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New data address impact of sterilization
Since about one-fourth of all U.S. women ages 15-44 who have ever married have undergone tubal sterilization,1 chances are that you have counseled women about their permanent contraceptive options.
Family planning providers now have new information on incidence of regret following sterilization. Findings from a large-scale prospective cohort study indicate that the probability of regret is similar for women whose husbands undergo vasectomy to those of sterilized women. However, providers will need to check for conflict between partners; researchers note that when there was substantial conflict between a woman and her husband before vasectomy or tubal sterilization, the probability of subsequent request for reversal was increased.2
In a separate report, researchers found that a majority of women indicated no change in sexual interest (80%) or pleasure (81.7%) after tubal sterilization — but in those who did, women were 10-15 times more likely to report increased rather than decreased sexual interest or pleasure.3
CREST yields new reports
Both publications draw their findings from the U.S. Collaborative Review of Sterilization (CREST), a large-scale U.S. trial encompassing 15 participating medical centers. Women ages 18-44 undergoing tubal sterilization were enrolled in the prospective, multicenter cohort study. (Review the following Contraceptive Technology Update articles for analysis of CREST data: "Sterilization note the cause of menstrual problems," March 2001, p. 30; "Young age a factor in sterilization regret," October 1999, p. 116; "Tubal sterilizations don’t rule out ectopic pregnancy," June 1997, p. 67; "Include new failure rates in reviewing sterilization," August 1996, p. 93.)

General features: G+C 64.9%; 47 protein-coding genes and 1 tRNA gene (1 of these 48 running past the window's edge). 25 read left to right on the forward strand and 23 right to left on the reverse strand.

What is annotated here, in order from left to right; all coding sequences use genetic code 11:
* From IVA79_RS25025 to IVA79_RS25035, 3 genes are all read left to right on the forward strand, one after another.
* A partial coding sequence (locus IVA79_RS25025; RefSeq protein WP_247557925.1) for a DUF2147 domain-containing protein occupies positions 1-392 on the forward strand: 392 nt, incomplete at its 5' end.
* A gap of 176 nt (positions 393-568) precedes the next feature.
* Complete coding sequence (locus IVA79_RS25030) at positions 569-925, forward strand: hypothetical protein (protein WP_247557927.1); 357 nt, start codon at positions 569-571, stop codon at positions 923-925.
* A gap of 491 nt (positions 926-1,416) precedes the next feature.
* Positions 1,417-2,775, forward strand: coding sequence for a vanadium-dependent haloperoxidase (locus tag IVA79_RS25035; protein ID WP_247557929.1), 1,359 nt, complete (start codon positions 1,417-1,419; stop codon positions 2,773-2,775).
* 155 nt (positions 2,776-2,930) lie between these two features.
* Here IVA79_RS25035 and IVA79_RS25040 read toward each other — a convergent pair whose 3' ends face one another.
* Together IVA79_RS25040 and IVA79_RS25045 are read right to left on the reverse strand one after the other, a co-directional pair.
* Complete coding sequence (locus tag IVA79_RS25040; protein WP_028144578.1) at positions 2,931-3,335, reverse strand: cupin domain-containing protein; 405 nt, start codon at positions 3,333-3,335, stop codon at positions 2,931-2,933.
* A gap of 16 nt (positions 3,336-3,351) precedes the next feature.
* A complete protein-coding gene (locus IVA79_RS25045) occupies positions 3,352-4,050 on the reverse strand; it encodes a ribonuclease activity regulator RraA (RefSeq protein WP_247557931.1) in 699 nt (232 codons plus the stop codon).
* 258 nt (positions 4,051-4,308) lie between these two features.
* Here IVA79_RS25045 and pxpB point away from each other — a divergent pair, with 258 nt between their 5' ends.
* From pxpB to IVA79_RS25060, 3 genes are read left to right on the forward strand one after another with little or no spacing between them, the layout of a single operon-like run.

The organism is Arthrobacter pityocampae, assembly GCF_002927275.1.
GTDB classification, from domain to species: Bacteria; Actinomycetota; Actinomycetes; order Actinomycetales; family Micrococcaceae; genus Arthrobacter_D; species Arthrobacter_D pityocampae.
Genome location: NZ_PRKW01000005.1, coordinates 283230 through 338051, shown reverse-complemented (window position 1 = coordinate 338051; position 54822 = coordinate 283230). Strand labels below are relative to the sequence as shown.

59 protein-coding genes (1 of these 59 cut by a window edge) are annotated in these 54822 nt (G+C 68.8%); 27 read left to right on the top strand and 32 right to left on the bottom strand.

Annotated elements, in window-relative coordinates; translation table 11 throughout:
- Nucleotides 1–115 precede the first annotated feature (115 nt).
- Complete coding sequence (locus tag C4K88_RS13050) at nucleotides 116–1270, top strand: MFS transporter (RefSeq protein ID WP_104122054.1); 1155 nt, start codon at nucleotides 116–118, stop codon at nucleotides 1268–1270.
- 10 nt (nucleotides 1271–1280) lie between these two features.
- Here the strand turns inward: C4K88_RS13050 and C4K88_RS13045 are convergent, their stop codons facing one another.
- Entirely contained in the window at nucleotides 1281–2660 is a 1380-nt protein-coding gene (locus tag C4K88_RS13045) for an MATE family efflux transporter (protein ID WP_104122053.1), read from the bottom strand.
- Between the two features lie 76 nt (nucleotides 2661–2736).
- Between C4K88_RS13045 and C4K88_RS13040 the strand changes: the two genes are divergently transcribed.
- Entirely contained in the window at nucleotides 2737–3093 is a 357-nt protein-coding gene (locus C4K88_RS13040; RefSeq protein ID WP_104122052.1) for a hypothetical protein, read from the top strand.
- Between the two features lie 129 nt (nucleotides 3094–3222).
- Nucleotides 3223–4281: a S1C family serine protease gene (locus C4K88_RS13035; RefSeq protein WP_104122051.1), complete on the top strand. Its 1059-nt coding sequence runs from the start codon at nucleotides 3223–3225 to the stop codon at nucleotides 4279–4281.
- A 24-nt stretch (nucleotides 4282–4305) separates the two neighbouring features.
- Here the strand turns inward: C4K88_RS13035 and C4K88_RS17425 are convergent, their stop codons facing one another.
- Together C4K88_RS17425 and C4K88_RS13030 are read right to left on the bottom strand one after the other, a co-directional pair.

In the new report comparing women’s regret after vasectomy versus tubal sterilization, 6.1% of the 525 women whose husbands underwent vasectomy regretted the decision five years later, compared to 7% of the 3,672 women who had a tubal ligation. In addition, the overall cumulative probability that a woman would request to have a tubal ligation reversed was 2.2%, compared with 2.0% of women who requested that their husbands’ vasectomies be reversed.2
Women who reported substantial conflict with their husbands or partners before tubal sterilization were more then three times as likely to regret their decision and more than five times as likely to request a reversal than women who did not report such conflict, report the investigators.2
Investigators asked each woman "When it was decided that your husband would have a vasectomy or you would have a tubal ligation, was there any conflict between you and your husband?" If the woman responded, "yes, some," or "yes, a lot," substantial conflict was determined. The study didn’t ask women to specify the nature of the conflict, so the authors don’t know whether the conflicts were about the sterilization procedures or other matters.